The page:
A sizeable minority of Irish homeowners expect still to be paying their mortgages off in their retirement years, new research shows. The annual Friends First pension report, which includes a survey of adults between the ages of 25 and 55, found just over half - 56% - expect to be mortgage free when they retire. Meanwhile, less than half of those surveyed said they had a private pension. 

Simon Hoffman, pensions and investments director with Friends First, said a combination of the scale of mortgage debt, income pressure and the fact that people are getting on the housing ladder later in life may be the reason for this scenario. Mr Hoffman said problems may arise when the financial burden of a mortgage along with planning for retirement - two of the biggest financial assets that anyone can have - start to clash.

The problem around the takeup of pensions has been known for quite a while, and Mr Hoffman said that pension takeup cover has remained at a stubborn level of 43-44% for the last 10 years or so. He said that people's well-being in retirement is about two things - the income they have from their pension savings and their expenditure. The fact that people may still paying off a mortgage when they retire is not "an ideal situation", he added.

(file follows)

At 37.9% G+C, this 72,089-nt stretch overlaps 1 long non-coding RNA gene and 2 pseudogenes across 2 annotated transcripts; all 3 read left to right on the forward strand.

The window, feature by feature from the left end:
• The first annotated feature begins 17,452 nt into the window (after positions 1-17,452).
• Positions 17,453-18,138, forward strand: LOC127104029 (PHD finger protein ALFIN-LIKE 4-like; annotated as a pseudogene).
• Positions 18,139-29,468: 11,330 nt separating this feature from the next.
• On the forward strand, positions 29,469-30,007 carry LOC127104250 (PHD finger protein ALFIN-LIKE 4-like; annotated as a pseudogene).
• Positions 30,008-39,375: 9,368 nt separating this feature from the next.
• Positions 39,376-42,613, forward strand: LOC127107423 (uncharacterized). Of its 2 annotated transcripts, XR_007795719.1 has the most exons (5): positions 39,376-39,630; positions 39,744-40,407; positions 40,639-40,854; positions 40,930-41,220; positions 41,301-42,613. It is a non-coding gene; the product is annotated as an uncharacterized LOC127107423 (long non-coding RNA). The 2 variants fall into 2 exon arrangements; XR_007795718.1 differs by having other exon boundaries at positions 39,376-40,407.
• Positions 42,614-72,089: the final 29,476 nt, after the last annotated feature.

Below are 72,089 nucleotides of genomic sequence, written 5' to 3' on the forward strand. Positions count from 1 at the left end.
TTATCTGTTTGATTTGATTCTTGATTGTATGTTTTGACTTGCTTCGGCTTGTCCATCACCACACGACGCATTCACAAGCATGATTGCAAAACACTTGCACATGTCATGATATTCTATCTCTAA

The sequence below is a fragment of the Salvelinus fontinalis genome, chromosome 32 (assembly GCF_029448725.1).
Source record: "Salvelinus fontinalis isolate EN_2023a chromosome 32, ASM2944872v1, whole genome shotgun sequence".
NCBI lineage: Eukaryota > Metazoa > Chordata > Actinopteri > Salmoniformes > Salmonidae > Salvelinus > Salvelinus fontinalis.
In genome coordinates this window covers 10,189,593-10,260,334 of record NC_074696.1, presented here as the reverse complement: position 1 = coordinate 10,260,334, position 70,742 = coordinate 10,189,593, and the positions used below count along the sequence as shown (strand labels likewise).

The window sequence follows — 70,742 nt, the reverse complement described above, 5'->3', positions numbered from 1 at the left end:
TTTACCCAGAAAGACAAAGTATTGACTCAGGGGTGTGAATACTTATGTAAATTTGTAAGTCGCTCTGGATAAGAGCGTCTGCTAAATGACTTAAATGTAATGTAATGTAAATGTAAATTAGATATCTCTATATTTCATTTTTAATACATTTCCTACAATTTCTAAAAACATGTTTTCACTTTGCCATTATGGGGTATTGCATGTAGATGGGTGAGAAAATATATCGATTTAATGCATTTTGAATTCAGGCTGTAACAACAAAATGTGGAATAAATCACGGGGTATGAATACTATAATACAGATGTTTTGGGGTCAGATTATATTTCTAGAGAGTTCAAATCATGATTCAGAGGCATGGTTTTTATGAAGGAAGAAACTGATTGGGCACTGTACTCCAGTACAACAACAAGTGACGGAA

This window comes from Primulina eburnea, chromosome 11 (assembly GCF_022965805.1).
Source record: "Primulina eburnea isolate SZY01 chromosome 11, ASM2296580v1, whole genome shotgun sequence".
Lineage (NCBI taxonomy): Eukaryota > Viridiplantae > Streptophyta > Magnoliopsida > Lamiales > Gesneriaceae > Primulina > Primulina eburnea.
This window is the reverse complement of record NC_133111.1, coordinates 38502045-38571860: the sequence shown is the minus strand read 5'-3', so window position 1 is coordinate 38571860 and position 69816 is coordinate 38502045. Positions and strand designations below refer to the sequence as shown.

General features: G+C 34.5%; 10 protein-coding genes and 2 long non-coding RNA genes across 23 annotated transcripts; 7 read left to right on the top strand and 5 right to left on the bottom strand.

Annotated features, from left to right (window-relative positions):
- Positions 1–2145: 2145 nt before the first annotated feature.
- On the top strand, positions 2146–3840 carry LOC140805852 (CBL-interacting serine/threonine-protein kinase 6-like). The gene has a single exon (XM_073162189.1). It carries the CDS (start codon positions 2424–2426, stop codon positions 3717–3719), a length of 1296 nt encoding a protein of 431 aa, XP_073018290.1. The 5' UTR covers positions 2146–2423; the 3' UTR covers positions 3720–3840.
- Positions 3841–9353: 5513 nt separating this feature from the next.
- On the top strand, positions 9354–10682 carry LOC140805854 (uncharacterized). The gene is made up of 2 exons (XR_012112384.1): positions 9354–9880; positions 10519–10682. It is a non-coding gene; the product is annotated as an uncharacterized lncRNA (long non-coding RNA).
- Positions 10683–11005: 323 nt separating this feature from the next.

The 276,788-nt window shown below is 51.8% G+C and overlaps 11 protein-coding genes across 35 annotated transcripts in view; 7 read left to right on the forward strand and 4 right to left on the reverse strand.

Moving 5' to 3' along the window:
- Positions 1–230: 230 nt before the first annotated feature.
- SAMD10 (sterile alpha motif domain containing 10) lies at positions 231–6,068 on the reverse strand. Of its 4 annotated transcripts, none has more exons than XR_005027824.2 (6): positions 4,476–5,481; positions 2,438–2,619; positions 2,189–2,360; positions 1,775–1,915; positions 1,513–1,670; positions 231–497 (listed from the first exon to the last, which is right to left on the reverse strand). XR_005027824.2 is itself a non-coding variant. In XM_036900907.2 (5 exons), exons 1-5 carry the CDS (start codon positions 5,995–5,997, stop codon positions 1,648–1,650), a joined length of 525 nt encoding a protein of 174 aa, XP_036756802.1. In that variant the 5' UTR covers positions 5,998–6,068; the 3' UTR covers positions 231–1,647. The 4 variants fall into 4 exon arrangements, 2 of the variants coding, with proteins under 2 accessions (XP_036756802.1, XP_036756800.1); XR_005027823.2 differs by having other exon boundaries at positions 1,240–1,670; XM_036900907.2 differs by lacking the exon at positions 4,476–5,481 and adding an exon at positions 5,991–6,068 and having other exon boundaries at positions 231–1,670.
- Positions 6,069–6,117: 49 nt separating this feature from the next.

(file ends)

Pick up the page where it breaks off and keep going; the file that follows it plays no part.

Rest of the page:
He said there has been lots of talk about the pension time bomb, bookcases of reports have been carried out. But a pension - something which is put away and is not gotten back for a long time - is an easy thing for a person to push aside and more day to day things come to the fore, he added.

Taoiseach Leo Varadkar  last night talked overnight about publishing a five year roadmap for pension reform before the end of the year. Mr Hoffman said the Taoiseach's comments were welcome as they gave an actual starting day for the much needed reforms to begin. In his speech, Mr Varadkar also talked about auto enrolment starting in 2021 and Mr Hoffman said that while there are lots of complexities and issues yet to be sorted out an actual start date was a key move forward.

MORNING BRIEFS - Hong Kong's debt has been downgraded by Standard and Poor's a day after its ratings cut on China. The ratings agency is citing what it called "spillover risks" from the Chinese mainland into Hong Kong. S&P said the cut reflects Hong Kong's status as a Special Administrative Region of China.

*** Germany's Lufthansa and UK-based Easyjet are both in talks with Air Berlin which is in bankruptcy protection. The two will have three weeks to negotiate with its creditors. Reuters reports the two are likely to carve up the insolvent carrier with Lufthansa seen as likely to acquire the majority of the business.